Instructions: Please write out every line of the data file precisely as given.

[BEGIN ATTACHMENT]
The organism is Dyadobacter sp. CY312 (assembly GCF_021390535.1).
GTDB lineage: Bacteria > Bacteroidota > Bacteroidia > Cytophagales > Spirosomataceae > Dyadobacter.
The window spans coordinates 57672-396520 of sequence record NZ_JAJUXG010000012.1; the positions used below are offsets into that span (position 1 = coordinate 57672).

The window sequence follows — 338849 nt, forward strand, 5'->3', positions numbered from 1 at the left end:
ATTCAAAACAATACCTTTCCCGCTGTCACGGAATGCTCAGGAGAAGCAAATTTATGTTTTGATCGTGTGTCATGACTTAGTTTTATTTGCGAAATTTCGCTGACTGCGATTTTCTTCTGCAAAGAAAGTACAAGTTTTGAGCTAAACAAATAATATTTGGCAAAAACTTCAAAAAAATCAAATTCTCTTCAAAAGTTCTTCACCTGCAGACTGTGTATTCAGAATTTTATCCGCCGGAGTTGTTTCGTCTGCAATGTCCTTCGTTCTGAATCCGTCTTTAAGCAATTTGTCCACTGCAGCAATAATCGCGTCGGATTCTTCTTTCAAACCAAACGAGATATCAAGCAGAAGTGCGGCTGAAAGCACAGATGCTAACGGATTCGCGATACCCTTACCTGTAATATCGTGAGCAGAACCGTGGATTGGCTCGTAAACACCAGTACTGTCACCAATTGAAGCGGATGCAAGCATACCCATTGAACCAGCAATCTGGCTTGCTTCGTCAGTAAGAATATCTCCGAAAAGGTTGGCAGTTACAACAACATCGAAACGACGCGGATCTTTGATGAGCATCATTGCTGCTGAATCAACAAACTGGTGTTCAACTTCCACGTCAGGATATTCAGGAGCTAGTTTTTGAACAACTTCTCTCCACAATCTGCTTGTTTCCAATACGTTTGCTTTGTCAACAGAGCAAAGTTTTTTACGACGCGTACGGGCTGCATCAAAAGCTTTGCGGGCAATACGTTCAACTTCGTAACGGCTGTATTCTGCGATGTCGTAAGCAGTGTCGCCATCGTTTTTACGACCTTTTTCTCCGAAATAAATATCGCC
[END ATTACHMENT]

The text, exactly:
The organism is Dyadobacter sp. CY312 (assembly GCF_021390535.1).
GTDB lineage: Bacteria > Bacteroidota > Bacteroidia > Cytophagales > Spirosomataceae > Dyadobacter.
The window spans coordinates 57672-396520 of sequence record NZ_JAJUXG010000012.1; the positions used below are offsets into that span (position 1 = coordinate 57672).

The window sequence follows — 338849 nt, forward strand, 5'->3', positions numbered from 1 at the left end:
ATTCAAAACAATACCTTTCCCGCTGTCACGGAATGCTCAGGAGAAGCAAATTTATGTTTTGATCGTGTGTCATGACTTAGTTTTATTTGCGAAATTTCGCTGACTGCGATTTTCTTCTGCAAAGAAAGTACAAGTTTTGAGCTAAACAAATAATATTTGGCAAAAACTTCAAAAAAATCAAATTCTCTTCAAAAGTTCTTCACCTGCAGACTGTGTATTCAGAATTTTATCCGCCGGAGTTGTTTCGTCTGCAATGTCCTTCGTTCTGAATCCGTCTTTAAGCAATTTGTCCACTGCAGCAATAATCGCGTCGGATTCTTCTTTCAAACCAAACGAGATATCAAGCAGAAGTGCGGCTGAAAGCACAGATGCTAACGGATTCGCGATACCCTTACCTGTAATATCGTGAGCAGAACCGTGGATTGGCTCGTAAACACCAGTACTGTCACCAATTGAAGCGGATGCAAGCATACCCATTGAACCAGCAATCTGGCTTGCTTCGTCAGTAAGAATATCTCCGAAAAGGTTGGCAGTTACAACAACATCGAAACGACGCGGATCTTTGATGAGCATCATTGCTGCTGAATCAACAAACTGGTGTTCAACTTCCACGTCAGGATATTCAGGAGCTAGTTTTTGAACAACTTCTCTCCACAATCTGCTTGTTTCCAATACGTTTGCTTTGTCAACAGAGCAAAGTTTTTTACGACGCGTACGGGCTGCATCAAAAGCTTTGCGGGCAATACGTTCAACTTCGTAACGGCTGTATTCTGCGATGTCGTAAGCAGTGTCGCCATCGTTTTTACGACCTTTTTCTCCGAAATAAATATCGCC